The rate at which your interest compounds can also play a role in your overall financial health. Some investments, such as CDs, compound interest daily rather than annually. This means you’ll earn interest on your interest even faster, increasing your final net amount. Take a look at this comparison between a CD that compounds interest daily vs. one that compounds annually:
CD Return Variance by Compounding Period
|Amount Invested||Interest Rate||Compounding Period||Total Amount After 10 Years|
With only a difference in the compounding frequency, two CDs paying the same 3% interest rate end up with a nearly $600 differential in their total payout. The best banks will pay you a rate that compounds daily rather than annually.
Unfortunately, the same factor works in a negative manner on credit card APR, which is nearly always compounded daily. At the high rates most credit cards charge, the compound interest effect is even more dramatic:
|Credit Card Interest Variance by Compounding Period|
|Amount of Debt||Interest Rate||Compounding Period||Total Debt After 5 Years (With No Payments)|
Both scenarios highlight how credit card debt can get ugly fast. After just five years, $10,000 in credit card debt more than doubles, even when compounded only annually. When interest is compounded daily, as is traditional with credit cards, that $10,000 skyrockets to $24,590.58, amounting to an additional $1,713 in interest just with a change in compounding period.
When used properly, compound interest does much of the heavy lifting for you when it comes to your investments. Once you choose an investment and leave compounding to work its magic, you’ll start earning exponential returns over time, without any effort on your part. In the event your investments double after 10 years, you’ll effectively be earning double the interest you are now after that decade passes. A $10,000 investment earning 7% today pays $700 annually, but if that $10,000 doubles to $20,000 in 10 years — which is about how long it takes a 7% investment return to double money — your 7% annual interest will then pay $1,400 annually. That means the rate of return on your original investment will effectively double as well, as you’ll be earning $1,400 annually on an investment you only contributed $10,000 to originally.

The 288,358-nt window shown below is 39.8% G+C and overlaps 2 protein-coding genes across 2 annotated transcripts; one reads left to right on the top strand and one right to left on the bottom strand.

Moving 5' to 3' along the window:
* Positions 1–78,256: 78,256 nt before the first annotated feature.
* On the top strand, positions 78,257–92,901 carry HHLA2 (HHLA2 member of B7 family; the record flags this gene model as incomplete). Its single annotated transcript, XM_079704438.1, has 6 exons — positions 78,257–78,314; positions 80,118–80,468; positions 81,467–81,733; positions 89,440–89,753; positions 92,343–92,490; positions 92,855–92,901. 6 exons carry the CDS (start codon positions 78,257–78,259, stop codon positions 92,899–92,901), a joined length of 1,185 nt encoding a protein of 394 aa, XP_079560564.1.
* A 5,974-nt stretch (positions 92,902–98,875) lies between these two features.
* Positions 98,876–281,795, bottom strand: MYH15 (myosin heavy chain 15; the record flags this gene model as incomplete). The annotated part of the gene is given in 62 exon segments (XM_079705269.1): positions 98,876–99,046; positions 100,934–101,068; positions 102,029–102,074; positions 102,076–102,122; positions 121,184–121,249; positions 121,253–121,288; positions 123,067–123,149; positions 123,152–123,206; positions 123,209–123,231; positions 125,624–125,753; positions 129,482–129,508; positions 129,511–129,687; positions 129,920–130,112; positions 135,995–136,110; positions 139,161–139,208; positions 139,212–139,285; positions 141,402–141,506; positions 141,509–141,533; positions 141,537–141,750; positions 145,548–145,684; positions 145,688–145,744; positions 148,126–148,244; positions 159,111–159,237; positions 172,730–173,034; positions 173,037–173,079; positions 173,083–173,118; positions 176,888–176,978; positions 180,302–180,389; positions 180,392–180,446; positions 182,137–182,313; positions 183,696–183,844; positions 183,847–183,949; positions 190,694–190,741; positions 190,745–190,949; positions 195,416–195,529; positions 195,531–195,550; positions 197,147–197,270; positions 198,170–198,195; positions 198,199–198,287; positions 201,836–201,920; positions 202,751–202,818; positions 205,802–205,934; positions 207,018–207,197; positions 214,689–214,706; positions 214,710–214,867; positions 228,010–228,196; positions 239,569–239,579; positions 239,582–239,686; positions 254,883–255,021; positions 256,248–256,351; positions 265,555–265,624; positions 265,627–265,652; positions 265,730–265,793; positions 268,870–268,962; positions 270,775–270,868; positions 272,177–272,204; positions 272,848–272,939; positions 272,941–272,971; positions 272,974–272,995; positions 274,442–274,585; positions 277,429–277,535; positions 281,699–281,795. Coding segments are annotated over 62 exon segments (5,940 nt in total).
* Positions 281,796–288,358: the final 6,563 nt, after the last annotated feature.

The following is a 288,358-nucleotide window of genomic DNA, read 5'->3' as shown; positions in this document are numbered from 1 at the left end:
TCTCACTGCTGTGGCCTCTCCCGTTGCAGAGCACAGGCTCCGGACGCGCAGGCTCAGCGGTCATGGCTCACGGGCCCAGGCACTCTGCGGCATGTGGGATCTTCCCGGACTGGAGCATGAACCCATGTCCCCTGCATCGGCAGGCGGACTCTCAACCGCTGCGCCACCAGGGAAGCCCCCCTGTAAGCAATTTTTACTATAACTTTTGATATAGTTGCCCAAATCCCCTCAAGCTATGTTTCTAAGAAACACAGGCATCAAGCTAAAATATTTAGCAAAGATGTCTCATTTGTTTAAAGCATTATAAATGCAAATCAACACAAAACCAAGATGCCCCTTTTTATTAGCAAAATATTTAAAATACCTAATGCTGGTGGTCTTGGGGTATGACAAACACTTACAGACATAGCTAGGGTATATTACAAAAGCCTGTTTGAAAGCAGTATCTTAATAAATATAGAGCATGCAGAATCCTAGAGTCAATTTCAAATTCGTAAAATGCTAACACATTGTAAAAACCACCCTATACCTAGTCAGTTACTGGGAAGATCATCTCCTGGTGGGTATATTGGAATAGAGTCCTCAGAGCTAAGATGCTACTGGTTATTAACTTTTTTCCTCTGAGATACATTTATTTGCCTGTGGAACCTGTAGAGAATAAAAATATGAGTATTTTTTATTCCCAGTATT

Although compound interest can seem magical, it’s actually simple math. Still, the effects can be astonishing, in both a positive and a negative way. If you can’t seem to climb out of your debt hole, it’s likely because compound interest is turning your original debt into a runaway train. It’s a good idea to pay off that debt as soon as you can and channel those payments into investments, where you can watch the good side of compound interest do its thing. Over time, you might agree with Einstein that compound interest truly is “the eighth wonder of the world.”
More From GOBankingRates
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- The Facts on High-Yield Savings Accounts
- Things To Know About High-Yield CDs
- What Is a Money Market Account?
Ashley Eneriz contributed to the reporting for this article.